All technology becomes obsolete, not matter how impressive it was in its day. Example: phonograph records. In their day, they were the high point in the audiophile scene. Today, their scratchy tone and awkward interface has left them to history.
For years the prevailing method for amateurs to make home movies was with 8mm film. In the 1980s, film was gradually replaced by analog videotape. An odd result of this was that camcorders were typically much larger than the tiny film cameras they replaced. The technology, however, was only a minor move toward improvement, since it was one analog recording method replacing another. True, videotape could be played back immediately and didn’t require chemical processing, but the quality, particularly with cheap camcorders, wasn’t much of a step up at all.
At the end of the 1990s, a technology came along that promised to introduce a real improvement in home video quality, DV. In 2001, I bought a Mini-DV camcorder, a Canon GL-1. Compared to the video from almost every analog camcorder of the day, the image quality from the GL-1 was amazing. The biggest contributors to this were the excellent lens on this camera, and the 3-CCD sensor arrangement inside. The audio supplied by the large handle-mounted shotgun stereo mic was second to none. But like a lot of video cameras, it was large, and in 2003, right before Abby and I took our first vacation together, I found the Canon Optura 200 DV camcorder on sale and bought it. And while it was quite a bit smaller, it wasn’t small. It also sacrificed a lot of quality compared to the GL-1, especially its terrible microphone, which picked up the motor inside the camera almost as loud as the subject in the video. DV was good, but not great.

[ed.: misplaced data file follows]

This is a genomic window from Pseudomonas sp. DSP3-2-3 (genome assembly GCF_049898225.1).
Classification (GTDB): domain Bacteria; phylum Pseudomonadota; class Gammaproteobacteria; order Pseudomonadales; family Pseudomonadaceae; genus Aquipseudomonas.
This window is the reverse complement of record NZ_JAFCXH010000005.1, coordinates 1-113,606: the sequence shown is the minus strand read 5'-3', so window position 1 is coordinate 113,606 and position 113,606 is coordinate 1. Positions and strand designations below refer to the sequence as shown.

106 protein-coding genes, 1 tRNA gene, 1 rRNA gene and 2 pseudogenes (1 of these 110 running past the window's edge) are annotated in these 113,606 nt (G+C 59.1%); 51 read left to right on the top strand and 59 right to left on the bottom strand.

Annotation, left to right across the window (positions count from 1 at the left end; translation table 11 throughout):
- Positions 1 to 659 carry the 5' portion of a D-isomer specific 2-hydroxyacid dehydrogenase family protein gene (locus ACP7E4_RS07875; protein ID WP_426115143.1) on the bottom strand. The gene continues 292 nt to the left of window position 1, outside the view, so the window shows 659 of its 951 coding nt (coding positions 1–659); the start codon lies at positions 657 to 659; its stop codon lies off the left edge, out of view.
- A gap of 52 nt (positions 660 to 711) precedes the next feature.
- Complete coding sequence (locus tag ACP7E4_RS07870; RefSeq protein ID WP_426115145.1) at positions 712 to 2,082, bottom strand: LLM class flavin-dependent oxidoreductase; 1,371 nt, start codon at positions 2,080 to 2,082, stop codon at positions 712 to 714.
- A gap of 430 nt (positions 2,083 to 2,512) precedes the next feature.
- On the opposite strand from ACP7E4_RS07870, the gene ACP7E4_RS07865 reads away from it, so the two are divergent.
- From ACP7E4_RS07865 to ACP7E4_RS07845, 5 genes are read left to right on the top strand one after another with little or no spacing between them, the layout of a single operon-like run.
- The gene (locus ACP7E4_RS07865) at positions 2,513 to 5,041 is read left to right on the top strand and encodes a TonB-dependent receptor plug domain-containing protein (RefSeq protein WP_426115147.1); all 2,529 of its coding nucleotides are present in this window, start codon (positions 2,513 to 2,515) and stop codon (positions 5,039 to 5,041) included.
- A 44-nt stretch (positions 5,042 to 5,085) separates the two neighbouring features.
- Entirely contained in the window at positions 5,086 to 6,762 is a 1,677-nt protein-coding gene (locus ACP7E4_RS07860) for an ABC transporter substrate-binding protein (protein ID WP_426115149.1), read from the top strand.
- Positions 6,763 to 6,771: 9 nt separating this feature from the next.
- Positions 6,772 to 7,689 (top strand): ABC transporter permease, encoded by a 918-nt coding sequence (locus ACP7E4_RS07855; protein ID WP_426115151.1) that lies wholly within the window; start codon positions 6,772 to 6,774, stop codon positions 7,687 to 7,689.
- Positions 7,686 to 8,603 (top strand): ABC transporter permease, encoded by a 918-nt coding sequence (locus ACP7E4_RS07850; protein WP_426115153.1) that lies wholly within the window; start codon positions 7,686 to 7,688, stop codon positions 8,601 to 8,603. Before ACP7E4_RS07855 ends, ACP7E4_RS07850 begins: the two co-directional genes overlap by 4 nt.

Downsides of DV:
- Awkward transfer to computer, requiring a Firewire cable and 1:1 downloading time.
- Linear recording method means no direct access to files
- More moving parts, such as in the tape drive mechanism and the cassette itself, which can be fragile.
- Video can’t be used by a computer until processed by a program first.
- 640 x 480 resolution, which is the resolution of analog, tube-based televisions.
Downsides of camcorders based on high definition digital sensors:
- Some codec schemes not compatible with some operating systems.
- Huge resolving power requires a very sharp lens, which most camcorders don’t have.
- Many, or even most, small digital camcorders don’t have an optical viewfinder, making shooting in bright sunlight very difficult.
Despite the downsides of high-definition camcorders, their video is inherently better because it’s high-definition. When I talk about pixel count in still photography, I honestly believe that in the last six to eight years resolution has become almost entirely irrelevant, but in video, the move from standard to high definition is enormous, particularly when viewed on large media devices like flat-panel desktop computers or the hugely popular big, flat-panel, high-definition televisions.
As is often the case, these advances in technology leave many of us holding once-expensive media devices that aren’t very useful any more. I won’t sell my DV camcorders, and I have made some great video memories with them, but it’s hard to imagine I’ll get all that much use out of them. Maybe I’ll come up with a special project for them, or maybe I’ll just display them at home as a reminder of the fickle nature of technology.